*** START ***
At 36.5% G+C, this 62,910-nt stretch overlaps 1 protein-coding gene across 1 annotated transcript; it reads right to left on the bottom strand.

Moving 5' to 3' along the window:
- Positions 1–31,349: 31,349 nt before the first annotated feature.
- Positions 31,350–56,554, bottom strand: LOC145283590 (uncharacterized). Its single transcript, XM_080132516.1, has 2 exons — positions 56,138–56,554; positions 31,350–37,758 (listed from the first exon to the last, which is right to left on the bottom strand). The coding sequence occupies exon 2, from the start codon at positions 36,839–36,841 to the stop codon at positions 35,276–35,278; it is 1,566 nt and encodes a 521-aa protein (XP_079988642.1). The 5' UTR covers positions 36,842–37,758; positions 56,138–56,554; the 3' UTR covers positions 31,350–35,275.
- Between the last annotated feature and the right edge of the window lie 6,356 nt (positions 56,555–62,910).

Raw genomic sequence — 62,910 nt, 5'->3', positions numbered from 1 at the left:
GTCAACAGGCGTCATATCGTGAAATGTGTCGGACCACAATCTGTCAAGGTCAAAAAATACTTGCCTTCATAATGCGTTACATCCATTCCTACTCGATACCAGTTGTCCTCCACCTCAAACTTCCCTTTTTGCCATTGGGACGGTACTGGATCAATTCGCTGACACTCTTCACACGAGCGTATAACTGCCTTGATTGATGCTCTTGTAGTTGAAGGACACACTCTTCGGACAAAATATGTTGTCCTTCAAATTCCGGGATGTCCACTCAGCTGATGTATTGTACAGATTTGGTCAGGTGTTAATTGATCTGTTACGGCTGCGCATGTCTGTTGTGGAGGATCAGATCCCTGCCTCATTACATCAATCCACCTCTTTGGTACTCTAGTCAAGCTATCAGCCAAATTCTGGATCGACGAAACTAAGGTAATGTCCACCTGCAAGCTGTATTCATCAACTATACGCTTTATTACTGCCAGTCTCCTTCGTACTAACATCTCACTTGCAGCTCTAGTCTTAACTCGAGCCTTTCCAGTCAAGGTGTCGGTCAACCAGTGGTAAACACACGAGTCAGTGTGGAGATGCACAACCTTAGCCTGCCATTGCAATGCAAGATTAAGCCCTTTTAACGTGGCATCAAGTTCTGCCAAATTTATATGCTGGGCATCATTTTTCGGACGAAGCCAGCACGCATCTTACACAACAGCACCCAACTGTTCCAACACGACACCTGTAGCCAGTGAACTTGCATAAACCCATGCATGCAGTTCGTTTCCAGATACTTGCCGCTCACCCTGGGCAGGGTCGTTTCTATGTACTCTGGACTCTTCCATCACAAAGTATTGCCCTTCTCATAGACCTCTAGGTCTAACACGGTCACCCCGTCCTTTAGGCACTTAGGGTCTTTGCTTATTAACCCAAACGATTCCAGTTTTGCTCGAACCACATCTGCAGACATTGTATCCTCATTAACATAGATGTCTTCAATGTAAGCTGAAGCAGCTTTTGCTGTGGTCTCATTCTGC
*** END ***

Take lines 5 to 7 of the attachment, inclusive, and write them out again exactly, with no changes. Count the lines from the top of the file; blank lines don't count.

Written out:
- Between the last annotated feature and the right edge of the window lie 6,356 nt (positions 56,555–62,910).

Raw genomic sequence — 62,910 nt, 5'->3', positions numbered from 1 at the left:
GTCAACAGGCGTCATATCGTGAAATGTGTCGGACCACAATCTGTCAAGGTCAAAAAATACTTGCCTTCATAATGCGTTACATCCATTCCTACTCGATACCAGTTGTCCTCCACCTCAAACTTCCCTTTTTGCCATTGGGACGGTACTGGATCAATTCGCTGACACTCTTCACACGAGCGTATAACTGCCTTGATTGATGCTCTTGTAGTTGAAGGACACACTCTTCGGACAAAATATGTTGTCCTTCAAATTCCGGGATGTCCACTCAGCTGATGTATTGTACAGATTTGGTCAGGTGTTAATTGATCTGTTACGGCTGCGCATGTCTGTTGTGGAGGATCAGATCCCTGCCTCATTACATCAATCCACCTCTTTGGTACTCTAGTCAAGCTATCAGCCAAATTCTGGATCGACGAAACTAAGGTAATGTCCACCTGCAAGCTGTATTCATCAACTATACGCTTTATTACTGCCAGTCTCCTTCGTACTAACATCTCACTTGCAGCTCTAGTCTTAACTCGAGCCTTTCCAGTCAAGGTGTCGGTCAACCAGTGGTAAACACACGAGTCAGTGTGGAGATGCACAACCTTAGCCTGCCATTGCAATGCAAGATTAAGCCCTTTTAACGTGGCATCAAGTTCTGCCAAATTTATATGCTGGGCATCATTTTTCGGACGAAGCCAGCACGCATCTTACACAACAGCACCCAACTGTTCCAACACGACACCTGTAGCCAGTGAACTTGCATAAACCCATGCATGCAGTTCGTTTCCAGATACTTGCCGCTCACCCTGGGCAGGGTCGTTTCTATGTACTCTGGACTCTTCCATCACAAAGTATTGCCCTTCTCATAGACCTCTAGGTCTAACACGGTCACCCCGTCCTTTAGGCACTTAGGGTCTTTGCTTATTAACCCAAACGATTCCAGTTTTGCTCGAACCACATCTGCAGACATTGTATCCTCATTAACATAGATGTCTTCAATGTAAGCTGAAGCAGCTTTTGCTGTGGTCTCATTCTGC